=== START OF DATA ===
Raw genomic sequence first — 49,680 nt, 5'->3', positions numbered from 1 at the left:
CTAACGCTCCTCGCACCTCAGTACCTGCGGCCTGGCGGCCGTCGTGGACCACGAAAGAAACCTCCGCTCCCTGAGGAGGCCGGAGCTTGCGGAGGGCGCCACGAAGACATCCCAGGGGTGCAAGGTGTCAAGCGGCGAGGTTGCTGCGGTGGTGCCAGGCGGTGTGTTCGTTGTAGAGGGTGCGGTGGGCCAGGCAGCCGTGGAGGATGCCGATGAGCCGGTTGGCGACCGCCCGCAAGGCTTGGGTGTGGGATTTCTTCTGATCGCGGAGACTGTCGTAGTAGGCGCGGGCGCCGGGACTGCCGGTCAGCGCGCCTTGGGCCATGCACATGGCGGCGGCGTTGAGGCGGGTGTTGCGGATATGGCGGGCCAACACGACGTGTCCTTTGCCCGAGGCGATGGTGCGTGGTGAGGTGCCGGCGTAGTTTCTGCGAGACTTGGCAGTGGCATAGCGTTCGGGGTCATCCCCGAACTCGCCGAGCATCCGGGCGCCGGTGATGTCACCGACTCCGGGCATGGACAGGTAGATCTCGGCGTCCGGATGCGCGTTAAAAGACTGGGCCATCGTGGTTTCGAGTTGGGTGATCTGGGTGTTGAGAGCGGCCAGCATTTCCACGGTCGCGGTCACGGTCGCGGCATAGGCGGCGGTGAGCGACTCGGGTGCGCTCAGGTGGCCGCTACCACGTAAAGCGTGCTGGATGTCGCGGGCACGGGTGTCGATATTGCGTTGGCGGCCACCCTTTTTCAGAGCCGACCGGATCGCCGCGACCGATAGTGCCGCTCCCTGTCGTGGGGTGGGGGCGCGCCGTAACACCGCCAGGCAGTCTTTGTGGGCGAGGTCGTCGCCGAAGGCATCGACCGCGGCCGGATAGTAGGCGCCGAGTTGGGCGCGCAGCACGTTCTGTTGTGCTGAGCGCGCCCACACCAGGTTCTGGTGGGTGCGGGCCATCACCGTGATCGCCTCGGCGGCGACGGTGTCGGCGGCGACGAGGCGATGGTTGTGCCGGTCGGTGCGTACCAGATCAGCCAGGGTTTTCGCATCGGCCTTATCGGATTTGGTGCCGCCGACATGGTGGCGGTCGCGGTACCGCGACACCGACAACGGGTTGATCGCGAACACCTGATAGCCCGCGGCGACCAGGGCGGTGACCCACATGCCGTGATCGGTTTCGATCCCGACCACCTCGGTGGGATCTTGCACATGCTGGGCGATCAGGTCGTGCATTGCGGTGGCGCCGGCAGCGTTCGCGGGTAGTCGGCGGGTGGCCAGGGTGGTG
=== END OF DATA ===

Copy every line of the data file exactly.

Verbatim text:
Raw genomic sequence first — 49,680 nt, 5'->3', positions numbered from 1 at the left:
CTAACGCTCCTCGCACCTCAGTACCTGCGGCCTGGCGGCCGTCGTGGACCACGAAAGAAACCTCCGCTCCCTGAGGAGGCCGGAGCTTGCGGAGGGCGCCACGAAGACATCCCAGGGGTGCAAGGTGTCAAGCGGCGAGGTTGCTGCGGTGGTGCCAGGCGGTGTGTTCGTTGTAGAGGGTGCGGTGGGCCAGGCAGCCGTGGAGGATGCCGATGAGCCGGTTGGCGACCGCCCGCAAGGCTTGGGTGTGGGATTTCTTCTGATCGCGGAGACTGTCGTAGTAGGCGCGGGCGCCGGGACTGCCGGTCAGCGCGCCTTGGGCCATGCACATGGCGGCGGCGTTGAGGCGGGTGTTGCGGATATGGCGGGCCAACACGACGTGTCCTTTGCCCGAGGCGATGGTGCGTGGTGAGGTGCCGGCGTAGTTTCTGCGAGACTTGGCAGTGGCATAGCGTTCGGGGTCATCCCCGAACTCGCCGAGCATCCGGGCGCCGGTGATGTCACCGACTCCGGGCATGGACAGGTAGATCTCGGCGTCCGGATGCGCGTTAAAAGACTGGGCCATCGTGGTTTCGAGTTGGGTGATCTGGGTGTTGAGAGCGGCCAGCATTTCCACGGTCGCGGTCACGGTCGCGGCATAGGCGGCGGTGAGCGACTCGGGTGCGCTCAGGTGGCCGCTACCACGTAAAGCGTGCTGGATGTCGCGGGCACGGGTGTCGATATTGCGTTGGCGGCCACCCTTTTTCAGAGCCGACCGGATCGCCGCGACCGATAGTGCCGCTCCCTGTCGTGGGGTGGGGGCGCGCCGTAACACCGCCAGGCAGTCTTTGTGGGCGAGGTCGTCGCCGAAGGCATCGACCGCGGCCGGATAGTAGGCGCCGAGTTGGGCGCGCAGCACGTTCTGTTGTGCTGAGCGCGCCCACACCAGGTTCTGGTGGGTGCGGGCCATCACCGTGATCGCCTCGGCGGCGACGGTGTCGGCGGCGACGAGGCGATGGTTGTGCCGGTCGGTGCGTACCAGATCAGCCAGGGTTTTCGCATCGGCCTTATCGGATTTGGTGCCGCCGACATGGTGGCGGTCGCGGTACCGCGACACCGACAACGGGTTGATCGCGAACACCTGATAGCCCGCGGCGACCAGGGCGGTGACCCACATGCCGTGATCGGTTTCGATCCCGACCACCTCGGTGGGATCTTGCACATGCTGGGCGATCAGGTCGTGCATTGCGGTGGCGCCGGCAGCGTTCGCGGGTAGTCGGCGGGTGGCCAGGGTGGTG